By Jeanette Kennedy.
Think back to the 2013 Boston Marathon bombing when police were searching for the suspects and paramedics were trying to communicate with hospitals to help the injured. The local Copley Square command center personnel stopped using cell phones due to congestion on commercial networks caused by thousands of residents who were simultaneously trying to reach their loved ones. Instead, public safety officials used land mobile radios to communicate with each other, but they acknowledged they could have benefitted from access to graphics, maps and other data that are available to the public every day.
FirstNet Addresses the Need for a Dedicated Broadband Network
The ability to communicate is critically important for first responders during manmade or natural disasters, when incident commanders need to quickly convey vital data to every first responder and learn what resources are available from neighboring jurisdictions. The First Responder Network Authority (FirstNet) is working to deliver a broadband network with built-in interoperability to enhance public safety agencies’ ability to protect and serve.
FirstNet was launched as the result of years of lobbying by public safety and state and local governments demanding reliable, high-speed interoperable communications. Created by Congress under the Middle Class Tax Relief and Job Creation Act of 2012 to ensure the establishment of a nationwide public safety broadband network, the act provides for licensing 20 MHz of dedicated spectrum to FirstNet for use by public safety entities. The act also provides start-up funding to create the network and the authority to ensure it comes to fruition.
Technology Can Untether Law Enforcement Officers From Their Vehicles
“Today we have body-worn cameras and portable radios; the next step is a FirstNet smartphone that becomes the hub for technology,” says Los Angeles Sheriff’s Department Chief Scott Edson. “That means I can take my mobile data computer out of the car; I can put in a touchscreen monitor and wirelessly replicate the screen of my smartphone on the screen inside the car — when I get in the car I have access to a big screen that talks to my FirstNet smartphone. When I get out of the car, I’m still connected to the FirstNet network, so whether I’m detaining someone next to or blocks away from my car or in someone’s house, I still have access to the network to do my job.”
Bridging Gaps in Communications
In an initial meeting with FirstNet, Craig Johnson, manager of the Response Resources Unit at the California Emergency Medical Services Authority, shared some of the interoperable communications gaps the agency has had, including many different radio channels and the inability to transmit data, voice and images over the same network. The state’s goal is to have interoperable communications and health information exchange among all 3,600 ambulances, 60,000 emergency medical technicians and 20,000 paramedics. Ambulance teams also need more paramedicine and telemedicine capabilities, which could be possible through a dedicated public safety broadband network.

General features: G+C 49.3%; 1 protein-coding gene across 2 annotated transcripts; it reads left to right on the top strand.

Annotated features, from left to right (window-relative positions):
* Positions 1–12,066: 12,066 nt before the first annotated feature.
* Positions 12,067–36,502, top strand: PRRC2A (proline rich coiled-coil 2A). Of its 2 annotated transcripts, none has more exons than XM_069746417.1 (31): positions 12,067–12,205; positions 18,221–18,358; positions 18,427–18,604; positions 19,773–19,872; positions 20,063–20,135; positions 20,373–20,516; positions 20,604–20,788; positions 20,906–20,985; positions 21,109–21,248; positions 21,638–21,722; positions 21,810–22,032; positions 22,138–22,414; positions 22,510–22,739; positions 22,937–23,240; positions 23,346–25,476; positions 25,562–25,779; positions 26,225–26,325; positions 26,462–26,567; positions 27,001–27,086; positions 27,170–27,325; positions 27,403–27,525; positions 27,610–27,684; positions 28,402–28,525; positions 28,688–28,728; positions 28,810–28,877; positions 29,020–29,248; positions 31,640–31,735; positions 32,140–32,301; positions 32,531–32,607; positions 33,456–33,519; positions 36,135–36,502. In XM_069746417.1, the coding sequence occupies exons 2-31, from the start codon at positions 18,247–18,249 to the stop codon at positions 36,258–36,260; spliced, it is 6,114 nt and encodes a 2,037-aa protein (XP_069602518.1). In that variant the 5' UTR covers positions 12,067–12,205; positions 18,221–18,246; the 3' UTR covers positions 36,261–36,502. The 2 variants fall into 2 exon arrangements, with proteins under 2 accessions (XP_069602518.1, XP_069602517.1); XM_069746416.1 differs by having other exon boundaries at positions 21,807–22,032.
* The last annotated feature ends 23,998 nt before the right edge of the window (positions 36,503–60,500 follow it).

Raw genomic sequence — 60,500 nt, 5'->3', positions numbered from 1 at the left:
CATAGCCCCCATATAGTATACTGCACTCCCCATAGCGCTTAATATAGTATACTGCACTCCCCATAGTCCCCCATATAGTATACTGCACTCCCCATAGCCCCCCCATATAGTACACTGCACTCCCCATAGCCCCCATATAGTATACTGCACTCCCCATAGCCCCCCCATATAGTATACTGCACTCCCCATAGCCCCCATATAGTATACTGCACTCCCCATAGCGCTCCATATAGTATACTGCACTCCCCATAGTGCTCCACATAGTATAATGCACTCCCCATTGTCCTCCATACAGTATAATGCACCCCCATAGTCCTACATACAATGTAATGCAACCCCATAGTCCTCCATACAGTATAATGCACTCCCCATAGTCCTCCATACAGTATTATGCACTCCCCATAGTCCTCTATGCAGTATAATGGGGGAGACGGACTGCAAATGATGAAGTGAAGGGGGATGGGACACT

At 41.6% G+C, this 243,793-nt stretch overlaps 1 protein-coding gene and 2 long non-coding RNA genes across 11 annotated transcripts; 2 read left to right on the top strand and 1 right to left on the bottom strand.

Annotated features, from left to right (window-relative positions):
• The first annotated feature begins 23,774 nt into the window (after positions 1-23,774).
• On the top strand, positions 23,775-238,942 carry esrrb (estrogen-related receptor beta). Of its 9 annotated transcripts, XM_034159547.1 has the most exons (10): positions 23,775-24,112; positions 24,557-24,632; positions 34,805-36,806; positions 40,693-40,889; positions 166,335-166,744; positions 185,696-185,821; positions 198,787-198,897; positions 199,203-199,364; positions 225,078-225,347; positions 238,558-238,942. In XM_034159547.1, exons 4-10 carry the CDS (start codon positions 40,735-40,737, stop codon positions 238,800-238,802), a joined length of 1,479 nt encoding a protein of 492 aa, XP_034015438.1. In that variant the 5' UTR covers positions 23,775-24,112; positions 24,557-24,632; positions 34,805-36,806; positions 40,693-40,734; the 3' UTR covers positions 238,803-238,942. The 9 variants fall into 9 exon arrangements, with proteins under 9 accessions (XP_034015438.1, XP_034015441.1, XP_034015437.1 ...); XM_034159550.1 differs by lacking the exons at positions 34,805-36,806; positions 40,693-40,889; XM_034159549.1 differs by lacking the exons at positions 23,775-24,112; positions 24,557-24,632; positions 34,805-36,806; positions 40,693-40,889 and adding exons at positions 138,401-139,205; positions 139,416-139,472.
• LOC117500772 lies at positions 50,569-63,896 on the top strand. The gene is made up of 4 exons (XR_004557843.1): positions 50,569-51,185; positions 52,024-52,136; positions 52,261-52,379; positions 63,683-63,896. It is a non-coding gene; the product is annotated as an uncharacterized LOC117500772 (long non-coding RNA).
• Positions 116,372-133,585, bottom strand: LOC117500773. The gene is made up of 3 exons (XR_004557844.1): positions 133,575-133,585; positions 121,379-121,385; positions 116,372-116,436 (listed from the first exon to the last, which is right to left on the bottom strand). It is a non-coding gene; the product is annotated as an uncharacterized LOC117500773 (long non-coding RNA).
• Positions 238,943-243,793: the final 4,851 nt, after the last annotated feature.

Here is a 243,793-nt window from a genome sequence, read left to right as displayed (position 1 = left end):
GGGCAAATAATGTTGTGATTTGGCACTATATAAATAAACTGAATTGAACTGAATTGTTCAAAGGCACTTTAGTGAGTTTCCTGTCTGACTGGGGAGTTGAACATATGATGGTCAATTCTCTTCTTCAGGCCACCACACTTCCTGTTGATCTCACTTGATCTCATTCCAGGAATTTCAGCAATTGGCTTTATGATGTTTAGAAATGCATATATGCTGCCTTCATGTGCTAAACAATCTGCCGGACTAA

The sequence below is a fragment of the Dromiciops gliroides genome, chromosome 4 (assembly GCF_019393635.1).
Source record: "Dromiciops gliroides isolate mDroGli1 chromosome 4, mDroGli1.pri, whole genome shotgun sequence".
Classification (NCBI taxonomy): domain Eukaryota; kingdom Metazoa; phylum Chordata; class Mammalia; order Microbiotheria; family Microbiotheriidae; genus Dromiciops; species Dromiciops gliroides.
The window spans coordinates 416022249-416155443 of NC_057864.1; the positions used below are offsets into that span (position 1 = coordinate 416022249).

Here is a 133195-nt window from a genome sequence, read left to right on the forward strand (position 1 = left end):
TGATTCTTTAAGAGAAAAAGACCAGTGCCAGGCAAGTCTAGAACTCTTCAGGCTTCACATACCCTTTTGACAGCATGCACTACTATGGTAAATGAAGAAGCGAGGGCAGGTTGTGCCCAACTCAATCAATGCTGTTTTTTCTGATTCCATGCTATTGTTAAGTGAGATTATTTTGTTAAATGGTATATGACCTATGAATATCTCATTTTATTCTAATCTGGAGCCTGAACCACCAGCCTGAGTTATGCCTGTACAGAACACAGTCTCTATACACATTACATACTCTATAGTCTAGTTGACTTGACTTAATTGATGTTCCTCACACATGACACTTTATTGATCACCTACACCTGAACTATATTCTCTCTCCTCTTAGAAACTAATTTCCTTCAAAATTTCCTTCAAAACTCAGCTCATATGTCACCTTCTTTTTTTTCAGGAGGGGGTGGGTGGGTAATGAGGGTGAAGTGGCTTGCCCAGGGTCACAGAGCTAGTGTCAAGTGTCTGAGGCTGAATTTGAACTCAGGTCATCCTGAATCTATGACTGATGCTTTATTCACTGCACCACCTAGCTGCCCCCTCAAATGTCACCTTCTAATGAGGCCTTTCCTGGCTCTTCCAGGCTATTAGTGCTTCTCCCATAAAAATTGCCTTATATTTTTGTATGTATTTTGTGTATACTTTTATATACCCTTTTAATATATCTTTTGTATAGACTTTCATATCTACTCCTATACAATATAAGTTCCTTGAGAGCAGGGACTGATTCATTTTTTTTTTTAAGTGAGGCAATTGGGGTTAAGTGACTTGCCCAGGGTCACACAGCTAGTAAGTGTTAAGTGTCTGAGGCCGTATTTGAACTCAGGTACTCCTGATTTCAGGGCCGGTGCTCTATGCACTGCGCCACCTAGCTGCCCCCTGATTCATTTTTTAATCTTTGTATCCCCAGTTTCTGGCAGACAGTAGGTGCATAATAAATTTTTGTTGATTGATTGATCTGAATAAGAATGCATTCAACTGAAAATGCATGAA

The additional benefits of implementing tech innovations in public safety include:
- Directing personnel more precisely and efficiently to help improve responses to emergency situations;
- Managing technology resources and personnel more effectively by providing intelligent insight into areas where they’re needed most;
- Increasing responders’ situational awareness and maintaining their safety during emergencies to speed up the decision-making process; and
- Sharing information across jurisdictions to help improve interagency communications and collaboration.
“Just about everything we’re doing now is data driven. When I talk to the mayor, chief operating officer, city council or residents, anything I say has to be backed up with data,” San Diego Fire Chief Brian Fennessy told FirstNet staff at the International Association of Fire Chiefs Annual Conference and Expo in August 2016. “Our performance is being measured — whether it’s response times, dispatch times or how often we’re meeting with a community.”
Smart mobile technology holds great promise for public safety as first responders strive to make communities safer places to live. First responders nationwide will benefit from using the next generation tools that a wireless network — with spectrum capacity dedicated to public safety — can provide.
Collaboration among public safety agencies at the federal, state and local levels as well as public-private partnerships are key to the success of this effort. As cities and towns continue to think innovatively about how to improve the safety and well-being of their communities, FirstNet hopes to work with them to be part of the solution.
For more information, visit FirstNet.gov and reach out to your state single point of contact, William D. Anderson, acting assistant director, California Governor’s Office of Emergency Services; phone: (916) 657-9482; email: william.anderson@CalOES.ca.gov.